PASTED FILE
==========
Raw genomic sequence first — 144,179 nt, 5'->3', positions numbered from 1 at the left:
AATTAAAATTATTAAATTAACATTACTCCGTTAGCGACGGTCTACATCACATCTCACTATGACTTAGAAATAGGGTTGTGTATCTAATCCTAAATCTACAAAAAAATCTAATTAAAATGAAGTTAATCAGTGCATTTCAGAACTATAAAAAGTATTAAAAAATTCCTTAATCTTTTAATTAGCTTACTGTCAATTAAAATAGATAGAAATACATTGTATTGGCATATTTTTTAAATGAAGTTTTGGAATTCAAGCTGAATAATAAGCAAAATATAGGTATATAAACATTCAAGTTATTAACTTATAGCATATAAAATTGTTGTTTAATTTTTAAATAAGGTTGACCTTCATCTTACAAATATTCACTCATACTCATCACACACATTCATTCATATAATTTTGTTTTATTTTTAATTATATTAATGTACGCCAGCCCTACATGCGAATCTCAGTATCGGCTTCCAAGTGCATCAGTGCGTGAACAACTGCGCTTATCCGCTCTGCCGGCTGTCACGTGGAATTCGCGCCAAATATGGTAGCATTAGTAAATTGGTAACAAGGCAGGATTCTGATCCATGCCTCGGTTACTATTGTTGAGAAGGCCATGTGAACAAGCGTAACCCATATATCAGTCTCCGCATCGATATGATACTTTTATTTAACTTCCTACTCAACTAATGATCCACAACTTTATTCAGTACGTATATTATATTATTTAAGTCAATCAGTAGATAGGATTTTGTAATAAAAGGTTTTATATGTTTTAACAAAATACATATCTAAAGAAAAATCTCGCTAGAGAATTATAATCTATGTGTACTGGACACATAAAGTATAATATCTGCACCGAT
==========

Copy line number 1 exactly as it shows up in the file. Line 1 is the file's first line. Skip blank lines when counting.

Raw genomic sequence first — 144,179 nt, 5'->3', positions numbered from 1 at the left: